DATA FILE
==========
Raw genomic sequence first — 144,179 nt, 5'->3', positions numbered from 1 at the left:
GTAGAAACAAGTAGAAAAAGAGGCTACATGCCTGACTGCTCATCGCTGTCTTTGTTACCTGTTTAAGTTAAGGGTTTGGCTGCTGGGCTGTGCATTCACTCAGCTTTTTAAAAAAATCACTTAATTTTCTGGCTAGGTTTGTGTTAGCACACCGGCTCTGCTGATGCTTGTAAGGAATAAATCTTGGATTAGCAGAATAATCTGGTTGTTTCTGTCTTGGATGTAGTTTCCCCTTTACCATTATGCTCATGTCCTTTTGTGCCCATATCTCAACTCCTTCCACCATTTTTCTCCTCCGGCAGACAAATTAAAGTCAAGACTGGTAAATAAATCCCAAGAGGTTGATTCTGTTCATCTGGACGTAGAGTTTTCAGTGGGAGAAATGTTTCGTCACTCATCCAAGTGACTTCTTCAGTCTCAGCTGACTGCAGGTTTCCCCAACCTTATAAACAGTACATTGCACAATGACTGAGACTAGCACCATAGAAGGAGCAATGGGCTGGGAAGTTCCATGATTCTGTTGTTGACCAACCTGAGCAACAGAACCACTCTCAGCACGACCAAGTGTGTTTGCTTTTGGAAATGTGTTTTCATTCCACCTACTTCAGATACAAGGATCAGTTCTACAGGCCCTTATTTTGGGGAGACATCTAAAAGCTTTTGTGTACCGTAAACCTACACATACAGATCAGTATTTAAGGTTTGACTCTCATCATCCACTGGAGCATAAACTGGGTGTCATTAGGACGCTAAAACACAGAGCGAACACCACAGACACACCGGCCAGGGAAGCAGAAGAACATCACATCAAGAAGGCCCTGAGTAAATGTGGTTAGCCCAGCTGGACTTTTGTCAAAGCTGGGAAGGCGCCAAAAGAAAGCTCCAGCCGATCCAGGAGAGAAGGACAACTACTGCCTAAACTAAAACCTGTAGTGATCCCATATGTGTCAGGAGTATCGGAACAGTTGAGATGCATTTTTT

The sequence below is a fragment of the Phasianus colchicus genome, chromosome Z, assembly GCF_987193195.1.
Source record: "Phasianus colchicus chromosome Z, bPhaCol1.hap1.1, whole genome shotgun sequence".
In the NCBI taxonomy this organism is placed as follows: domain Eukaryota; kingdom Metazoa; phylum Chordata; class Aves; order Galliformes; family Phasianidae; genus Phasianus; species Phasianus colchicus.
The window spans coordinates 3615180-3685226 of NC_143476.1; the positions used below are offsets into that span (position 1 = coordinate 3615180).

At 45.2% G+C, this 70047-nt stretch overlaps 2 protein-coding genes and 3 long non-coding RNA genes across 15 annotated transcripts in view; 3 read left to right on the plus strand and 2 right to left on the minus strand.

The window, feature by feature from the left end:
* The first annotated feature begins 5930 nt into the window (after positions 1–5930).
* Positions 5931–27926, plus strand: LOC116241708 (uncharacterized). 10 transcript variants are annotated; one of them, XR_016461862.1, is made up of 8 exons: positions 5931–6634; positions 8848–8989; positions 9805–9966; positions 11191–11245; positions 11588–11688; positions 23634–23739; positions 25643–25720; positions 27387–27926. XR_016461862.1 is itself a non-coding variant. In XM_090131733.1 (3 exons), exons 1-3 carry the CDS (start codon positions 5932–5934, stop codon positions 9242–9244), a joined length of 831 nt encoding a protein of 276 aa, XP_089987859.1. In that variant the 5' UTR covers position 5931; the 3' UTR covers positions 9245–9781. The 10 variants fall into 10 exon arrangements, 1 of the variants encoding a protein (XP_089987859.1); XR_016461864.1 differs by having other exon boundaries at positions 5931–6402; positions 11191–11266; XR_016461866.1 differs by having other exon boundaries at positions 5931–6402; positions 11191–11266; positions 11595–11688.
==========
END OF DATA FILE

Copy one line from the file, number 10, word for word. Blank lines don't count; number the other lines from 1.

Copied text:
* Positions 5931–27926, plus strand: LOC116241708 (uncharacterized). 10 transcript variants are annotated; one of them, XR_016461862.1, is made up of 8 exons: positions 5931–6634; positions 8848–8989; positions 9805–9966; positions 11191–11245; positions 11588–11688; positions 23634–23739; positions 25643–25720; positions 27387–27926. XR_016461862.1 is itself a non-coding variant. In XM_090131733.1 (3 exons), exons 1-3 carry the CDS (start codon positions 5932–5934, stop codon positions 9242–9244), a joined length of 831 nt encoding a protein of 276 aa, XP_089987859.1. In that variant the 5' UTR covers position 5931; the 3' UTR covers positions 9245–9781. The 10 variants fall into 10 exon arrangements, 1 of the variants encoding a protein (XP_089987859.1); XR_016461864.1 differs by having other exon boundaries at positions 5931–6402; positions 11191–11266; XR_016461866.1 differs by having other exon boundaries at positions 5931–6402; positions 11191–11266; positions 11595–11688.